By Christine Kern, contributing writer
Report reveals “The Hidden Cost of Pagers in Healthcare.”
According to a Tiger Text study, hospitals currently overpay by approximately 45 percent for antiquated paging technology, costing valuable time and resources. The report was based on research from HIMSS Analytics and other industry data, which surveyed 200 hospitals. Of those hospitals, 90 percent reported they are still using pagers with an average spend of $180,000 annually.
“This research uncovered that a significant number of hospitals still rely on pagers as a cost of doing business,” explained Bryan Fiekers, Director, Advisory Services Group for HIMSS Analytics. “‘Legacy technology’ can be difficult to replace despite that more advanced technology is available.”
The HIMSS Analytics research found the average paging service cost per device was $9.19 per month, compared to industry research showing the cost of secure messaging app alternatives to be less than $5 per month.
And this should not be startling news. A Ponemon Institute report found pagers cost U.S. hospitals $8.3 billion in 2013, including $3.2 billion through time-consuming discharge processes and another $5.1 billion while clinicians waited for patient information. And while nurses have been eager to adopt new, more efficient alternatives for years, hospitals have been dragging their feet, according to Information Week.
Aside from the actual cost of maintaining pager communication, the study also revealed significant “soft costs” from their continued use, including:
- The lack of two-way communication;
- the lack of full context for information and the lack of an option to provide feedback or ask questions, costing precious moments in patient care management decisions;
- communication gaps caused by the inability to update contact directories or on-call schedules, which are critical elements to the physician contact system;
- the inconvenience of having to carry and manage multiple devices; and
- the limitations of operation on a single network, as compared with smartphones which communicate across multiple networks.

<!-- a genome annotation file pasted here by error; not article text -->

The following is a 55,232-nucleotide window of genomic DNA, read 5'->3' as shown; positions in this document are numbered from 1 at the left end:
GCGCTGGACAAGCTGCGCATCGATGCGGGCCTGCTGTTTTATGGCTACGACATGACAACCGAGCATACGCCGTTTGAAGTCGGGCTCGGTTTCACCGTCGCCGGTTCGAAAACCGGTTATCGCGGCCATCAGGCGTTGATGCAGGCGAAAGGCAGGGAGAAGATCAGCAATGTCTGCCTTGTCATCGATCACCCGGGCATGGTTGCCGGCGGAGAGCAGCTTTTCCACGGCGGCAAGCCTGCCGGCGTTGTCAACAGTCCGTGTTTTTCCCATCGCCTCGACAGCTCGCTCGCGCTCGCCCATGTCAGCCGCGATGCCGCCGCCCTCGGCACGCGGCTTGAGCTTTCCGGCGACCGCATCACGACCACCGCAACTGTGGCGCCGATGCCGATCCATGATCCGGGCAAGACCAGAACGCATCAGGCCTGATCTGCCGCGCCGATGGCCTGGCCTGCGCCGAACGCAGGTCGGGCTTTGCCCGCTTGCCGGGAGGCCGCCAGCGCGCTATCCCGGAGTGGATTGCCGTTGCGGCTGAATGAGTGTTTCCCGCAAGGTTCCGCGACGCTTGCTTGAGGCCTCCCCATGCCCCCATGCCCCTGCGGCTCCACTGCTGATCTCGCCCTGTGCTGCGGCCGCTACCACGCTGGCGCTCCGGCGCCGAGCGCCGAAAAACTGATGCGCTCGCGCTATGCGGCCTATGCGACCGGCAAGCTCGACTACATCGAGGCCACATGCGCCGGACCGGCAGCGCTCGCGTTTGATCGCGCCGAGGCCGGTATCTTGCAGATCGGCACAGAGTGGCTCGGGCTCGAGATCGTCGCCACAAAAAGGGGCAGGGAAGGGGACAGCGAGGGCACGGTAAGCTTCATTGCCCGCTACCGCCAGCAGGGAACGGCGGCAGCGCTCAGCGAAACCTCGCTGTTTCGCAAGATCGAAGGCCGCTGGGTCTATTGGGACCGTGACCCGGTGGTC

According to one CIO at a leading university hospital who participated in the study, “Nothing would make me happier than to move away from pagers. At one time, pagers were more convenient, before people had their cell phones on them all the time; however, there are significant challenges with not using updated technology, such as not having a centralized directory, contacts, and call schedules. I think people are going to be happy to shed a device and instead walk around with a device that is theirs and that they already rely upon every day. I think we are in a transition state.”
All executives polled agreed that “migrating to smartphones and managing just one device would be substantially more convenient for all involved.” The study also postulates that, while executives realize the benefits of transitioning away from legacy paging infrastructures, they continue to allocate budgets for paging services because pagers are ingrained in the fabric of medical cultures.
One IT executive from a large Minnesota-based hospital said, “Pagers have been weaved into operations. One physician said he has had the same number for 19 years. The people he works with, and his wife, they all have it memorized.”
But pager use is declining by 11 percent a year, pointing to a future without them. Brad Brooks, CEO and co-founder of TigerText, said, “This survey illuminates why the healthcare industry should leave their pagers behind. We now know paging technology is not only a hindrance to sharing data and collaborating around a patient’s case, but also extremely costly to hospitals.”